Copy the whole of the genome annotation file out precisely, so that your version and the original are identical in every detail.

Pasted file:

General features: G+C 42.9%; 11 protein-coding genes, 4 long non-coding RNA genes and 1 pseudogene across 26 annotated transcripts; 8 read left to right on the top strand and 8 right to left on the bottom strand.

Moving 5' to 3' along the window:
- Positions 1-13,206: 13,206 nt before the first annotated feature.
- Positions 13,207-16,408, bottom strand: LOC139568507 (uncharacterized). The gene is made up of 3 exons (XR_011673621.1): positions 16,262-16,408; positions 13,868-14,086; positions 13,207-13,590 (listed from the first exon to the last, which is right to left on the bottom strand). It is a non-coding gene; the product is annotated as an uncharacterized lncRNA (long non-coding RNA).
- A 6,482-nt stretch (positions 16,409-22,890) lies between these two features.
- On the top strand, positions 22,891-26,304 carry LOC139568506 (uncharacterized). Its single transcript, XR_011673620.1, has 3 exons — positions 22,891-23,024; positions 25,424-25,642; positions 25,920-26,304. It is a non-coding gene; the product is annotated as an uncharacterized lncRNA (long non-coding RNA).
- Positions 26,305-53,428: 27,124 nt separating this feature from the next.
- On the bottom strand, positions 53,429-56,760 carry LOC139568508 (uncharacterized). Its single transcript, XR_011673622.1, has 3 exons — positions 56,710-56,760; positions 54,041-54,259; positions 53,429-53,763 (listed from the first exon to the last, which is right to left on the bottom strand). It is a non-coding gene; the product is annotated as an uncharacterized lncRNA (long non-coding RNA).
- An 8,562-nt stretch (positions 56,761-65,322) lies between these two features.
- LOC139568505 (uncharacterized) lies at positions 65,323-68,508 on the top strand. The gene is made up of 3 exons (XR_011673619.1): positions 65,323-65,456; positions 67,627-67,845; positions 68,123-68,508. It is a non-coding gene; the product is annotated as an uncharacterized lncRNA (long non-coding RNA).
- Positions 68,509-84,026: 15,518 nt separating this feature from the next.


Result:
General features: G+C 42.9%; 11 protein-coding genes, 4 long non-coding RNA genes and 1 pseudogene across 26 annotated transcripts; 8 read left to right on the top strand and 8 right to left on the bottom strand.

Moving 5' to 3' along the window:
- Positions 1-13,206: 13,206 nt before the first annotated feature.
- Positions 13,207-16,408, bottom strand: LOC139568507 (uncharacterized). The gene is made up of 3 exons (XR_011673621.1): positions 16,262-16,408; positions 13,868-14,086; positions 13,207-13,590 (listed from the first exon to the last, which is right to left on the bottom strand). It is a non-coding gene; the product is annotated as an uncharacterized lncRNA (long non-coding RNA).
- A 6,482-nt stretch (positions 16,409-22,890) lies between these two features.
- On the top strand, positions 22,891-26,304 carry LOC139568506 (uncharacterized). Its single transcript, XR_011673620.1, has 3 exons — positions 22,891-23,024; positions 25,424-25,642; positions 25,920-26,304. It is a non-coding gene; the product is annotated as an uncharacterized lncRNA (long non-coding RNA).
- Positions 26,305-53,428: 27,124 nt separating this feature from the next.
- On the bottom strand, positions 53,429-56,760 carry LOC139568508 (uncharacterized). Its single transcript, XR_011673622.1, has 3 exons — positions 56,710-56,760; positions 54,041-54,259; positions 53,429-53,763 (listed from the first exon to the last, which is right to left on the bottom strand). It is a non-coding gene; the product is annotated as an uncharacterized lncRNA (long non-coding RNA).
- An 8,562-nt stretch (positions 56,761-65,322) lies between these two features.
- LOC139568505 (uncharacterized) lies at positions 65,323-68,508 on the top strand. The gene is made up of 3 exons (XR_011673619.1): positions 65,323-65,456; positions 67,627-67,845; positions 68,123-68,508. It is a non-coding gene; the product is annotated as an uncharacterized lncRNA (long non-coding RNA).
- Positions 68,509-84,026: 15,518 nt separating this feature from the next.